When I try to compile it, I get the error "Use of deleted function unique_ptr" etc etc etc. Having googled the error, I understand that it has something to do with unique pointers not being copyable, but only moveable, but I don't see why that applies in my case.
I have checked the constructor documentation for unique_ptr, so I am sure that I can define my left variable like that, as far as I understand, it will then be pointing to a nullptr. At any rate, that is one of many ways it is shown in that documentation.
So what am I doing wrong, and how do I fix this error?
And FYI, my class and header actually contains a lot more code, but this is the minimum I could boil it down to, and still get that error. It seems to be related to the validate function.
this line: list<Pattern> validPatterns(up);attempts to copy-construct validPatterns from up, which isn't possible. You can see the error going away with list<Pattern> validPatterns(move(up)); (which probably won't make logical sense in the program, though)
Right, that makes perfect sense, since it's trying to copy all the fields of all elements in the list, and unique_ptr can't be copied. I don't know why I didn't think of that myself.
But what does move do then? Does it instead move all the fields or what? And if I use move, can I then afterwards iterate over the list up, or is that emptied and discarded after move?
Edit: Okay, I tried that and it worked fine. Then I uncommented the remainder of the code in that function, and now I get that same error again, along with a new error "use of deleted function Pattern::Pattern(const Pattern&)" or something to that extent. So here is my function in its entirety.
And that is all there is in that class. The header file remains unchanged. The error is on the for loop line, and it seems to me like it's trying to create a new Pattern with the default constructor, rather than iterating through the list, though I don't know why.
it is typically emptied, but it's still a valid list.
The error is on the for loop line
for (Pattern ptrn : up) this requests a new Pattern object called ptrn to be copy-constructed from each element of the vector. A more common pattern is to use references: for (Pattern& ptrn : up) or for(Pattern&& ptrn: up).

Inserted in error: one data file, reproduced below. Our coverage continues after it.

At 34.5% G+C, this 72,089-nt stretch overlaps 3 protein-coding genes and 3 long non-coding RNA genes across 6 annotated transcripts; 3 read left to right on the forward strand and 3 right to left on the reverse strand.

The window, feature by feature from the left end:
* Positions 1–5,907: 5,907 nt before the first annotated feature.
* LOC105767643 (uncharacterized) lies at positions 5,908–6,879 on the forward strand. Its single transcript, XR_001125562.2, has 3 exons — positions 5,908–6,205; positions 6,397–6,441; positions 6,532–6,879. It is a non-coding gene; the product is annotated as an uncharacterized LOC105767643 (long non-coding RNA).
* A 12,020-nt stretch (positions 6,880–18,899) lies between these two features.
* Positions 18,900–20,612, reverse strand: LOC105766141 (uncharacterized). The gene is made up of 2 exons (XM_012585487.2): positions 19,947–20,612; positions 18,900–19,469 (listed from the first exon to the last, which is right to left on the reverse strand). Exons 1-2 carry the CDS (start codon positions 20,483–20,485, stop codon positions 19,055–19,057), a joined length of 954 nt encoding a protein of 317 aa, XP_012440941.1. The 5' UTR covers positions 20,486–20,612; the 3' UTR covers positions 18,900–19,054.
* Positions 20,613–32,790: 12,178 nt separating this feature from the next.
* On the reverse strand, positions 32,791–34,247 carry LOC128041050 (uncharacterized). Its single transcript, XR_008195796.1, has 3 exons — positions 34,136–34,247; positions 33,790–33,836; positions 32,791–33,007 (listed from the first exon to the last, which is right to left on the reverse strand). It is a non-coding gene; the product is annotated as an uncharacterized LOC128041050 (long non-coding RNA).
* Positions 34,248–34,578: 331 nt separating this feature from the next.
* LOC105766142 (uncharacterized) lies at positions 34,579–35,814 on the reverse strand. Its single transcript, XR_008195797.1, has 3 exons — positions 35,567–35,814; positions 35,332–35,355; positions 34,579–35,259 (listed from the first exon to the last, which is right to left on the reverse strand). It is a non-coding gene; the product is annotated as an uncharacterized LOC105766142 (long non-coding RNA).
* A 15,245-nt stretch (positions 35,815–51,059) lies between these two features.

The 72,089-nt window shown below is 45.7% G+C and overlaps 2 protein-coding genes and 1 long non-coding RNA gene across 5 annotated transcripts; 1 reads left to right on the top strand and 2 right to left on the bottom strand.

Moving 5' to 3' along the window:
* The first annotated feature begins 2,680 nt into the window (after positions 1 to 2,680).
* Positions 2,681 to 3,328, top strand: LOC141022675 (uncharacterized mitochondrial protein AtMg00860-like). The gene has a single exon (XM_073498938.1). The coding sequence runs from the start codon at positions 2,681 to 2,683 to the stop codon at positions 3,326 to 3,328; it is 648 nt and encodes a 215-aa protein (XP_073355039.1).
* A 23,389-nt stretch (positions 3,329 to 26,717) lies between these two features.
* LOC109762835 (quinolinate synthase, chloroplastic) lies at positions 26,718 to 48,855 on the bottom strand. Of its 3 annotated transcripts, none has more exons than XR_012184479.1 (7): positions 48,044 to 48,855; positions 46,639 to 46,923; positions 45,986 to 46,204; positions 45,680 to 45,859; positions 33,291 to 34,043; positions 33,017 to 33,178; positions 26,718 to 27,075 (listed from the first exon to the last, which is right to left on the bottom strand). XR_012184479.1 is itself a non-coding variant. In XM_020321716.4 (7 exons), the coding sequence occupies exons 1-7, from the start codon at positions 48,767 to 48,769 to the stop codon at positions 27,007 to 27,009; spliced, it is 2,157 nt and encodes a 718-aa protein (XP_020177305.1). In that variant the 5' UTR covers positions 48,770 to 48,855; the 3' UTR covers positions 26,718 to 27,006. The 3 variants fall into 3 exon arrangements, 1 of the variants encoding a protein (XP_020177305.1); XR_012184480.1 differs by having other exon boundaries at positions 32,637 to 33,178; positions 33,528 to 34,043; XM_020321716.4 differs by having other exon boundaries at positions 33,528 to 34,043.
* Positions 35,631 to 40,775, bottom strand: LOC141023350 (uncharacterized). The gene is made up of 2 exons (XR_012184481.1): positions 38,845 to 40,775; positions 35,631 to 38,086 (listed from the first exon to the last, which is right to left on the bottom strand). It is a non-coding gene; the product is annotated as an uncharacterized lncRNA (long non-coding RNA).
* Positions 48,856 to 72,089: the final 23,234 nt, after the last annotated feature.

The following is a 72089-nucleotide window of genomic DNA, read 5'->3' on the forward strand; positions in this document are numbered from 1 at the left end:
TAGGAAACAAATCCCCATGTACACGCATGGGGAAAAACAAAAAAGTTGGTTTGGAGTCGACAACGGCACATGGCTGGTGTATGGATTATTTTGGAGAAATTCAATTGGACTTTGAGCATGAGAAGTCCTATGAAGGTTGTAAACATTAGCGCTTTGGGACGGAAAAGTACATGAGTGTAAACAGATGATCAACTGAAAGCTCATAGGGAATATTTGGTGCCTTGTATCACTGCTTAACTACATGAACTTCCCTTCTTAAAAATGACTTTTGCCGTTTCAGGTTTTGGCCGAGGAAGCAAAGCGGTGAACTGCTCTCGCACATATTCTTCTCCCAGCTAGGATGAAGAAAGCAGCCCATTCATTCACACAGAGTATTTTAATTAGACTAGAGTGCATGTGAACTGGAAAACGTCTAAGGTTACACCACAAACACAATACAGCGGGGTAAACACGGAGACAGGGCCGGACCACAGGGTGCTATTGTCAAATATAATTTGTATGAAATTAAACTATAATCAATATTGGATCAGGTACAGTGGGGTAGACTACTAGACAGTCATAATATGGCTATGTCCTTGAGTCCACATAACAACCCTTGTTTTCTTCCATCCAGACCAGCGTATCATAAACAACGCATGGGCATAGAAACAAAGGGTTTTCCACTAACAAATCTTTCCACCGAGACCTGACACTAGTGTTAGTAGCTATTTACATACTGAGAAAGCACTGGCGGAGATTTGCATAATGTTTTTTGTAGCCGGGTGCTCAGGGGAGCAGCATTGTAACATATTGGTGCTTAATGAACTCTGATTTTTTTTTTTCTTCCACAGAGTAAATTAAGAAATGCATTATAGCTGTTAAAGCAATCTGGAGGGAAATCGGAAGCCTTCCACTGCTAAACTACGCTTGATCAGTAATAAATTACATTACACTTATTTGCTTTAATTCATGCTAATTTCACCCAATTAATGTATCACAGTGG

note that since you moved the contents of up into validPatterns, the loop will execute zero iterations. Consider writing a function to clone those lists, if that's what is really needed.
Since the function is called recursively, moving the objects works just fine, since I need to assemble them into one big list, and it saves me memory, so I'll just iterate over validPatterns instead. But why two ampersands?
Edit: Actually, come to think of it, moving the up list, obviously means I will only get the expected result the first time I call validate(), since it will be empty after that. So I do need to look into cloning lists, as you mention.
Edit 2: Now I'm really glad you said that, because I've thought some more about it, and this actually means I can't use a unique_ptr, since I need both validPatterns and up to point to an object at the same time. One last question though. As it turns out I can only use a weak_ptr. But how do I access the object that it is pointing to? The documentation doesn't mention a get method, unlike for shared_ptr.
Now I'm really glad you said that, because I've thought some more about it, and this actually means I can't use a unique_ptr, since I need both validPatterns and up to point to an object at the same time.
It doesn't mean that. It means that if you use a unique_ptr you need to supply a copy constructor and copy assignment operator that make sense for your class. If that can't be done, then you need to either use a shared_ptr or some other smart pointer that supports the semantics you want to use.
As it turns out I can only use a weak_ptr. But how do I access the object that it is pointing to? The documentation doesn't mention a get method, unlike for shared_ptr.
You cannot use weak_ptrs without also using shared_ptr. In fact, the way you get at the object a weak_ptr is pointing to is by creating a shared_ptr via the lock method.
Sorry my bad, I was thinking of unique_ptrs instead of weak_ptrs there. One last question though, that I couldn't find an answer to on Google. Why do you use two ampersands in your example? Does that make it a reference to a reference to a Pattern, and why?
Edit: Okay, one last last question. As long as I don't use new and delete, C++ will take care of cleaning up memory for me, as far as I understand. And if I have a weak_ptr to an object that has no shared_ptrs, the object is automatically removed from memory when the scope ends, and the weak_ptr is reset automatically as well. But is the weak_ptr then also removed from memory, or will I need to do that explicitly?